Wildlife & Nature
I went to Finland last February with my boyfriend. Our flights to Finland were a bit chaotic but we made it in the end. We arrived at night so we couldn’t really see anything when we arrived but our guides met us at the airport and took us to the hotel, they were very friendly. Hotel Inarin Kultahovi is situated on the edge of a river which at this time of year is frozen over and is a very warm and welcoming place to stay. Apparently at this time the lake could hold the weight of a car but i wont be testing that theory!
The next morning we were so keen to explore that we rushed outside without our thermal suits on, Inari is amazing everything was covered in glistening snow and the air was really clear; it is a very small village with only a petrol station, two gift shops, a pub, museum and hotel, so it is very quiet. The pub has a sign outside which tells you the temperature and throughout our stay it remained about -7 degrees in the day.
On our first day we went to collect our outdoor equipment and clothing to keep us warm when taking part in the many activities (we had access to the snow shoes, toboggans, and skis etc throughout the week). Our first activity was cross country skiing, our guides gave us tuition at first but then we could have a go by ourselves. In the afternoon we had some free time.
Day two we went out for a explore on snow shoes. We saw a lot of wild reindeer and our guides told us all about the wildlife in that area. In the afternoon we went to visit a local reindeer farm, where we were able to feed the reindeer, we then went to have a drink in a kota (a traditional Sami wooden house, with a fire in the middle) In the kota we had a traditional drink called Glogi (hot berry juice) in a carved wooden cup. The owners of this farm told us a lot about the area and their ways of life and also explain to us about the importance of the reindeer for food, clothing and income through crafts made from their antlers. At the end of our visit we had a reindeer driving test on a sleigh.
Day three: A visit to the siida museum to learn about the local area and the local people and an afternoon snowmobile excursion. We all had chance to drive the snowmobiles across the frozen lakes and on our journey we saw reindeer and stopped to visit a wilderness church. The ride across the frozen lake was very bumpy due to the ridges in the ice, but it was great fun. We also stopped at a kota on an island in the middle of the lake, inside the fire kept us really warm and our guides had brought sausages, cheese and bread as well as biscuits and glogi which we cooked on the open fire. We were then shown how local people drill into the ice to catch fish before we drove back over the frozen lakes at sunset.
Each night we sat out by the lake hoping to catch the northern lights, but tonight was the first night we had seen them, they are quite eerie but amazing to watch, everyone at the hotel gathered to watch them, it is an unbelievable experience.
Day four: This morning we went tobogganing near our hotel and in the afternoon we started our trip to the wilderness lodge by snowmobile. On our journey we met a local man who had set nets under the ice to catch fish and he explained how he did this; we watched as he pulled his fish out of the water. After sunset we arrived at the wilderness hut on a small island, it was the only building for miles and it had no electricity. Here we had a nice dinner to warm us up with water straight from the lake to drink. That evening our guide went to the frozen lake to collect water for our sauna, he had lit the path ways by candles, and it looked amazing. The only downside to our night in the middle of nowhere was the arctic toilet! ; Basically at port-a-loo outside with barely any light! But that was all part of the adventure. In the evening we sat around the warm fire talking to our guide about the snowmobile competitions that they have on this lake, for example: in the springtime local people race to see how far they can drive on the ice by snowmobile before falling in!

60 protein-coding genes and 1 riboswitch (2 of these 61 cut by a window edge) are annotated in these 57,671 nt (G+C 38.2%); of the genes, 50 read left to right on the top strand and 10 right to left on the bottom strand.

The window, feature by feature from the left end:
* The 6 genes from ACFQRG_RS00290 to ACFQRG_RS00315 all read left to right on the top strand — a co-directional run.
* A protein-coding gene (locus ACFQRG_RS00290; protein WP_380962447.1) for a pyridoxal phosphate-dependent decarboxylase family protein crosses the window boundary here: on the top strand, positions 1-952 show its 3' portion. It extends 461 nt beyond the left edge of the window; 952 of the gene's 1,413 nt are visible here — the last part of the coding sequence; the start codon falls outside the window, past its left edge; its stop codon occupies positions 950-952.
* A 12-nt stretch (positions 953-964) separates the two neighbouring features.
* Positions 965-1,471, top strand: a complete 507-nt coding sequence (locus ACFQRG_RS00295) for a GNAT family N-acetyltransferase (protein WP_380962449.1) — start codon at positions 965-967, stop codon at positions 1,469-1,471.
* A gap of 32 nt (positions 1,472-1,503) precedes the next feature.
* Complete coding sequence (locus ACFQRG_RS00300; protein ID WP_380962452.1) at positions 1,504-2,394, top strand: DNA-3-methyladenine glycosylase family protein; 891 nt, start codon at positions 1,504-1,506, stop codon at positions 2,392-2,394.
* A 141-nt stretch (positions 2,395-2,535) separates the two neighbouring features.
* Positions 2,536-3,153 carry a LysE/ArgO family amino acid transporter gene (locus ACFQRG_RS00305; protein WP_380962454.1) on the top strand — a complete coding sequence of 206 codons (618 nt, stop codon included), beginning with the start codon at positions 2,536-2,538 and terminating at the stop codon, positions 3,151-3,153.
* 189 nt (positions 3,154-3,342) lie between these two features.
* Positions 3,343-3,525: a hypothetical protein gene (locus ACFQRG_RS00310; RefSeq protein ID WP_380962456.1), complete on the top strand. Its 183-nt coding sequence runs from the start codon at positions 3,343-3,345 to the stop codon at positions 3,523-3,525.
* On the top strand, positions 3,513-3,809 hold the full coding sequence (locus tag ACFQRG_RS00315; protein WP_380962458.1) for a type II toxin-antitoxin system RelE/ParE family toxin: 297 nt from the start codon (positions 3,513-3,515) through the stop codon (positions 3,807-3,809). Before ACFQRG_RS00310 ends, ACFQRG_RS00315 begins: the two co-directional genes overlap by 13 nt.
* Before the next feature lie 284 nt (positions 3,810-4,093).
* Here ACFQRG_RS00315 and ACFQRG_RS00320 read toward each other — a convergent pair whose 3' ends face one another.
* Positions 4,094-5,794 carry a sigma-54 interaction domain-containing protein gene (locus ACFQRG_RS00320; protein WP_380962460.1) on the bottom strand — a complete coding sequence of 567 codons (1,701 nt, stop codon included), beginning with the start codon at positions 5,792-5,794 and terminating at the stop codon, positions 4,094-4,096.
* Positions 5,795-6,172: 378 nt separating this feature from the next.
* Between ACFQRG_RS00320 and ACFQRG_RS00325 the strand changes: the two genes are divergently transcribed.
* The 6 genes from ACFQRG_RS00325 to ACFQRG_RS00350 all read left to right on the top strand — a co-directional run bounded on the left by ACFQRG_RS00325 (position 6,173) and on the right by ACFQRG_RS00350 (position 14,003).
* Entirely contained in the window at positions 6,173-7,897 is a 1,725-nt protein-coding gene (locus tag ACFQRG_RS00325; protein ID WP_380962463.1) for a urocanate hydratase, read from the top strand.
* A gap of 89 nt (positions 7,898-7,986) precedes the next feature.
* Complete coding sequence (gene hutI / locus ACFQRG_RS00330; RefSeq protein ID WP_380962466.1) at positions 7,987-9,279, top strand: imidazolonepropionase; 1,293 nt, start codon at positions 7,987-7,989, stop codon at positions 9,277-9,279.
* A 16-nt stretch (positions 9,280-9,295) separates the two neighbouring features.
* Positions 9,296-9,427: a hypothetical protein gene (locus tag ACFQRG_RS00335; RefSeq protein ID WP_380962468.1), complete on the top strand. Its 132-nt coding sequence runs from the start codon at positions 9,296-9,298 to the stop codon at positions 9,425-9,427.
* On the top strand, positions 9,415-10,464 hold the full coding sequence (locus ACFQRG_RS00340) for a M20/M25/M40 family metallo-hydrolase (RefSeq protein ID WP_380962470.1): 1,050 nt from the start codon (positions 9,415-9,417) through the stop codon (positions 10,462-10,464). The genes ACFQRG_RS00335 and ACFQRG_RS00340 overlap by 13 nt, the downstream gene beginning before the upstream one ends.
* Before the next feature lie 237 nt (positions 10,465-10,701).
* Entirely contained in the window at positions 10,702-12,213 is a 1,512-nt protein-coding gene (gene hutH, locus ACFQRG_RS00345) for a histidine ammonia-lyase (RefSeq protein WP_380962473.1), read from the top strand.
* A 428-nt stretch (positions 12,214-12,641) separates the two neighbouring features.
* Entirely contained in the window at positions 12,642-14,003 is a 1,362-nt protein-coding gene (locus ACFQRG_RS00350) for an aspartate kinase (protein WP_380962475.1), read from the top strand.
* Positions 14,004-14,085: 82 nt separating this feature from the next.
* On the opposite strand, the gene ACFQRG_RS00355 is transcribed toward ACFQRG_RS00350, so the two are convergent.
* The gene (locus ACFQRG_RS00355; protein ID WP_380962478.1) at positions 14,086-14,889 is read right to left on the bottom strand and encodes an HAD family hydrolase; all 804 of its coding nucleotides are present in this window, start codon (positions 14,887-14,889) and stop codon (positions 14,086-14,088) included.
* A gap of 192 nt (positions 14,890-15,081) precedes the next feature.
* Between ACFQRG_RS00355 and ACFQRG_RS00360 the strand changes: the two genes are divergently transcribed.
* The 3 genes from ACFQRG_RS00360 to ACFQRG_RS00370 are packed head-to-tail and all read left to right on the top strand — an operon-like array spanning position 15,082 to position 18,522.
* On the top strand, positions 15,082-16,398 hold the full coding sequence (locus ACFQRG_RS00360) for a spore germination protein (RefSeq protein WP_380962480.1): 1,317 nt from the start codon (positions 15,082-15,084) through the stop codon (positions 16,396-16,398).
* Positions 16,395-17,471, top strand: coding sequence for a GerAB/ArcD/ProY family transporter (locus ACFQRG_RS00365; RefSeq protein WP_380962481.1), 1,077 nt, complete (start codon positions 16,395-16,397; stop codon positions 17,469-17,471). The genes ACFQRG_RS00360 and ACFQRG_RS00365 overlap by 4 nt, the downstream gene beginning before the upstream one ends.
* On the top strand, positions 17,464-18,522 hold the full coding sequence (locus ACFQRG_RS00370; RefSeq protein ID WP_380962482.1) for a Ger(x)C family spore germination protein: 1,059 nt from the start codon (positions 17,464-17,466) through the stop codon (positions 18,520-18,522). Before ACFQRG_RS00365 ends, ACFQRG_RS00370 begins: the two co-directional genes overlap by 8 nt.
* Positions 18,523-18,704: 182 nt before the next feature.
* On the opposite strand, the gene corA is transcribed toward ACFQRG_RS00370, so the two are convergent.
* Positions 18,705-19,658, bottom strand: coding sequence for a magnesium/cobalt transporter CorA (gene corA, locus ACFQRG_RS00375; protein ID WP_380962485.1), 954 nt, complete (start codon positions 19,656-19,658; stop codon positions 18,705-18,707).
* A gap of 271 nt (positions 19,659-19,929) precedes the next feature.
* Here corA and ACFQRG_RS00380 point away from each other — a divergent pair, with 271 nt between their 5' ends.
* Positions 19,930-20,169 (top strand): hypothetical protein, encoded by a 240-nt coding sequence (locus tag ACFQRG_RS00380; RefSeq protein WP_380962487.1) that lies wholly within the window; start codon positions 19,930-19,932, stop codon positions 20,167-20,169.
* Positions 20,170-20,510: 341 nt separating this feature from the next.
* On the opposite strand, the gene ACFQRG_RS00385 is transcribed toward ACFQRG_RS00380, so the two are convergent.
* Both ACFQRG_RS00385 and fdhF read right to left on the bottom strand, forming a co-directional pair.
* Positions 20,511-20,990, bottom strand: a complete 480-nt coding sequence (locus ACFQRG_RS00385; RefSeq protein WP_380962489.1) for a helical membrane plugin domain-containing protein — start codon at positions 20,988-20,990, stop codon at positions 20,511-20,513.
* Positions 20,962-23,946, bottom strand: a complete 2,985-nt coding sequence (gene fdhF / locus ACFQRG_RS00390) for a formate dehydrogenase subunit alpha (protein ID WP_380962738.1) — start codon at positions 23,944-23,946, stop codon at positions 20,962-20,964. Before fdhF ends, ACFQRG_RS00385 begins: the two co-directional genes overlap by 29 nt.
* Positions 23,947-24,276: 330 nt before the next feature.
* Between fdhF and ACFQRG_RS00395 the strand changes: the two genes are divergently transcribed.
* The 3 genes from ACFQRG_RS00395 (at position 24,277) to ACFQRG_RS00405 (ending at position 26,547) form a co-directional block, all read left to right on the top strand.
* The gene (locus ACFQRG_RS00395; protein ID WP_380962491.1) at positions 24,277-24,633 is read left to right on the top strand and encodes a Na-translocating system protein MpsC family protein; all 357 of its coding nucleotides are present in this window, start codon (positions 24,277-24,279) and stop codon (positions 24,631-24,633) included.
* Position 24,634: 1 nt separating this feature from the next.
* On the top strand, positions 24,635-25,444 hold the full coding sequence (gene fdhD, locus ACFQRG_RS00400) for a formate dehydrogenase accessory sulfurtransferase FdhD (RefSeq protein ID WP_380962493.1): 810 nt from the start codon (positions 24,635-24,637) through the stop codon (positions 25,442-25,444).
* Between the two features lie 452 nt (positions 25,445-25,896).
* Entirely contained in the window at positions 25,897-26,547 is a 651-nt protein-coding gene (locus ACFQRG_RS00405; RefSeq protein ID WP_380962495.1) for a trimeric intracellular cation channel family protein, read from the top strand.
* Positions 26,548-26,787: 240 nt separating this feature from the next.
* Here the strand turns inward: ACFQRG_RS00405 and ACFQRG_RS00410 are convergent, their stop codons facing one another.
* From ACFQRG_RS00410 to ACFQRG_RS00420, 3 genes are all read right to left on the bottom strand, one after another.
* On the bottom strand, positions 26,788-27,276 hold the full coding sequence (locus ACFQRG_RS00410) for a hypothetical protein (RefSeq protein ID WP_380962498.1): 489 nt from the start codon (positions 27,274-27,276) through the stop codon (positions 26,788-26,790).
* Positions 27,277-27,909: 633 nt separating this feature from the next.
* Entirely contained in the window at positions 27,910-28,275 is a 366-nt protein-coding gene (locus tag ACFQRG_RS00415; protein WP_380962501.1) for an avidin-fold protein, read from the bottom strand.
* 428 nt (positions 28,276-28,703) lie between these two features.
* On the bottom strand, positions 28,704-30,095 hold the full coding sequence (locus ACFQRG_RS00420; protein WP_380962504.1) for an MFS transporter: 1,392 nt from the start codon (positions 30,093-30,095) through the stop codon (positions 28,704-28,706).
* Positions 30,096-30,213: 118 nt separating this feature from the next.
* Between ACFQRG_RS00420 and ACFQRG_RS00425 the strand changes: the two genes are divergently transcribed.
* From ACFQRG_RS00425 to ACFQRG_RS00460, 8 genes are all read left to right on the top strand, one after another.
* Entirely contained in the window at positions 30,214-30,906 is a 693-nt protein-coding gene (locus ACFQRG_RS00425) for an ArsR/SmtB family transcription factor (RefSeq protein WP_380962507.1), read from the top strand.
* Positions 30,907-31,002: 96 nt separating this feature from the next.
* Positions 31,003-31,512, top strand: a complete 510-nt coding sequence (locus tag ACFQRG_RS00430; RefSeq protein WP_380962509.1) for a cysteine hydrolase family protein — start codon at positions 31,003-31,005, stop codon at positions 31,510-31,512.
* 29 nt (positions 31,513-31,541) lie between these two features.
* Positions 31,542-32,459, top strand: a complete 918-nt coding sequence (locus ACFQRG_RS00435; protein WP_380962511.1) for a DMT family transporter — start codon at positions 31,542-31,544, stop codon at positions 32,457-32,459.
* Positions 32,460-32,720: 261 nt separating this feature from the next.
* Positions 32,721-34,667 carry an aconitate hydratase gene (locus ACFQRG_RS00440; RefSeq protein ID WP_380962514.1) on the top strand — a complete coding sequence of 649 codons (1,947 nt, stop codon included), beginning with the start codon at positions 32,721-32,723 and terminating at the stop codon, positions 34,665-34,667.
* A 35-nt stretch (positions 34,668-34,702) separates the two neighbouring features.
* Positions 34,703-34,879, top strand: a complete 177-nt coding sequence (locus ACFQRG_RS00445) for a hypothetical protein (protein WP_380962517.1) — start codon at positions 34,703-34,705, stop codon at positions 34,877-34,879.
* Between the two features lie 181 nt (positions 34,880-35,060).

Day five: we returned to our hotel in the morning. Then we drove to a local husky farm. The afternoon here was amazing we all went out on our sleighs for an hour and a half with six huskies pulling us along through the woodland. I sat in the sleigh to begin with reindeer skin to keep me warm and my boyfriend drove the sleigh. The dogs were so excited they were just dying to run off, they were so friendly too! We stopped half way around the course to take photos and change driver, but the huskies were yelping and barking at us because they wanted to keep going. Now it was my turn to drive the sleigh, this involved putting my whole body weight onto some iron teeth to push them into the ice in order to stop the sleigh, which isn’t easy! And leaning from side to side to turn corners, we had to hold on tight because lots of people from our group went flying off the sleighs around the bends, but no one got hurt! This was definitely the highlight of our trip. When we got back to the farm, we sat in a kota and had warm berry juice whilst listening to the owner of the farm tell us all about the huskies.
Day six: We spent the morning souvenir shopping before heading to the airport.
Finland has to be one of the best holidays I have been on. The guides were brilliant; they taught us so much about the local area and really looked after us. The activities were amazing and well planned and the food we ate was all local produce, for example: the food on the hotel menu included fish from the lake behind us. This trip combined all of the things I look for in a holiday: adventure, culture, relaxation and wildlife. A once in a lifetime experience!